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May
2001

On the Trail of Dust

One of the biggest enemies of effective scanning and photographic retouching is dust. Dust on the scanner, dust on the original, dust in the digital camera all conspire to leave those ubiquitous little white dots and squiggles all over your scanned image. You can easily spend hours working on a photo-composite or retouch project and feel that it is perfect, but when you output the image to a high-resolution printer you are bedeviled by those little spots. We will never be able to completely get rid of dust. High-end graphics shops have tried, using clean rooms, ionizing the air, employing anti-static brushes and compressed air with varying amounts of success, but most of us cannot afford such extreme measures. This month, we talk about simple things we can do to alleviate this graphic arts menace.
The first and simplest thing is to try and keep your workstation clean. Computer stores sell those little cans of compressed air (usually for blowing out your keyboard), they are great for blowing some dust off your scanner surface and the originals you will be scanning. On flatbed scans, dust will appear white; but on transparency scans from a film scanner, dust will be black. Swiffer-type cloths also work well for wiping down your computer equipment. It will be a constant struggle since we all know how much dust computers attract, but keeping a clean area for your scanning will save you time in the long run. On a flatbed scanner, be sure to clean the glass using a streak-free cleaner, but be careful not to get the spray inside the scanner.
There are two types of flatbed scanners with regard to dust: open and closed. Most older flatbed scanners are of the open variety. They had vents in the body to cool the interior of the scanner. Unfortunately this also allowed dust to get inside the scanner, onto the underside of the glass, the light source or the CCD element. Occasionally with older scanners it may be necessary to disassemble the scanner (carefully) and dust out the interior. Dust on the CCD manifests itself as a fine line running down the length of the scan. Newer, closed scanners run cooler so they do not need to be ventilated in the same way. This is a good thing to look for when purchasing a scanner.
Upon making a scan, no matter how fastidious you are, there will be some dust spots on the image (fig 1). After sharpening the image (in Photoshop select Sharpen: Unsharp Mask from the Filter menu), you will see more dust spots. It is important to view the image at 100% (in Photoshop select View: Actual Pixels or double click the Zoom tool). This will allow you to see all the spots that need to be removed.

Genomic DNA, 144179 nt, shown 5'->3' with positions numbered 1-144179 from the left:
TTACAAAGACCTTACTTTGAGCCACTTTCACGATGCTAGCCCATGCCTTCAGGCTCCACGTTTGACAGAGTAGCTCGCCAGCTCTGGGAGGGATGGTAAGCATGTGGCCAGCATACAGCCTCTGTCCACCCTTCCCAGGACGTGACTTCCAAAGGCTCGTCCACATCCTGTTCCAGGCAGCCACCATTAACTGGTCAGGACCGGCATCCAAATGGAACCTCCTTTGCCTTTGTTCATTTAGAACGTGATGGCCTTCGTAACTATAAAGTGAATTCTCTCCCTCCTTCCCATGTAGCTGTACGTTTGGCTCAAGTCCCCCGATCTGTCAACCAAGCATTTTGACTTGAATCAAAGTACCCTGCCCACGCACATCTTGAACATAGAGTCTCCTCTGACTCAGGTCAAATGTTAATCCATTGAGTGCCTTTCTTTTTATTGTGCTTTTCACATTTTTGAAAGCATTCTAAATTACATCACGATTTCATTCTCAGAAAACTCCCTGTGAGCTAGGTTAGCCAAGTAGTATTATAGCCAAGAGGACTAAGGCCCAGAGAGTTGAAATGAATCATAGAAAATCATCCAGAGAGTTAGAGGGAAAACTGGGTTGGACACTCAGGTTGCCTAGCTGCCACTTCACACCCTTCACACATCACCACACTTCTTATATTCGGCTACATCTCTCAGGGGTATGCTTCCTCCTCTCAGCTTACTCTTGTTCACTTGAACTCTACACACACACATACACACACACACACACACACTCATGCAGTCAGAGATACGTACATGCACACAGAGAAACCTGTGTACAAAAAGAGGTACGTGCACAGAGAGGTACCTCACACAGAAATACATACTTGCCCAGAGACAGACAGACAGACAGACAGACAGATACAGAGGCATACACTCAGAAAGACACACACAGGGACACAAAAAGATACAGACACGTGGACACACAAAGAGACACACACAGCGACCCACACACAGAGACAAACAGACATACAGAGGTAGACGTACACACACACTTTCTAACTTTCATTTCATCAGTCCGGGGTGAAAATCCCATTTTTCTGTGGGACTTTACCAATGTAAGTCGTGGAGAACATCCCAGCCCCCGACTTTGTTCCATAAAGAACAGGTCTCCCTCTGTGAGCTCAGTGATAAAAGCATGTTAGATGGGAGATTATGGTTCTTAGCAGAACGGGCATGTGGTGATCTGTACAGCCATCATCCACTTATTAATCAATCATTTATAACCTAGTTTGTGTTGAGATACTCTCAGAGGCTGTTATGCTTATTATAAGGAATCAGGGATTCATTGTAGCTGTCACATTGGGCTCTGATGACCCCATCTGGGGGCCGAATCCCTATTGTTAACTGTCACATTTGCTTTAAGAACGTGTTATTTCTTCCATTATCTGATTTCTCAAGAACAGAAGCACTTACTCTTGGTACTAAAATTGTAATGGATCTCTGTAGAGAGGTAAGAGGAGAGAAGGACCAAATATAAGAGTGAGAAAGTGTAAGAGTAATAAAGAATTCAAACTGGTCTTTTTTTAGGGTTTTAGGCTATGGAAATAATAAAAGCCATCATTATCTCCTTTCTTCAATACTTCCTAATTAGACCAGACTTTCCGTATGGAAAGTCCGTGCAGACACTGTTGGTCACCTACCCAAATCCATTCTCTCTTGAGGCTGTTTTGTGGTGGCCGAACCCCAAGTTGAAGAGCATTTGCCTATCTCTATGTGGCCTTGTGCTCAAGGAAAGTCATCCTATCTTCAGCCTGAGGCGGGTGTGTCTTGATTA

Fig. 1

There are two basic ways to remove spots, the Dust & Scratches filter or the Clone or Rubberstamp tool. The Dust & Scratches filter (select Noise: Dust & Scratches from the Filter menu) does an effective job of removing spots at the expense of image sharpness (fig 2).

Fig. 2

A high radius amount will eliminate larger dust spots, but will also smooth out the actual detail of the photo and can make somewhat of a watercolor look (fig 3). The Cloning tool is much slower but more precise. It is important to choose a source point similar enough to make the spotted area blend well.

Fig. 3

Since viewing the image at 100% often makes it much larger than the size of your monitor, start cloning at the top-left corner of the image and work in a tiling manner. Use the page down key or the scroll bar to move down one screen and retouch out any spots. Once you hit the bottom move the scroll bar right and work on the next column going up until you have covered the entire image.
A combination of the two tools is often the best; you can use the filter at a low radius for the small stuff and then go in manually with the cloning tool to take out the bigger chunks. It is also possible to mask off simple background areas where a high radius Dust & Scratches filter would not be noticeable and then do the subject with the Clone tool. Used in combination, these tools can save you a lot of time.
You cannot stop dust from getting into your images, but you can create your own digital version of perfection. It is important to carefully look over every scan before you print it. No image should go out all spotty.
Paul Vaughn is a freelance graphic artist and web designer. Mr. Vaughn has fought the scourge of dust on innumerous occasions, he can be contacted at paulv@mac.com.
 

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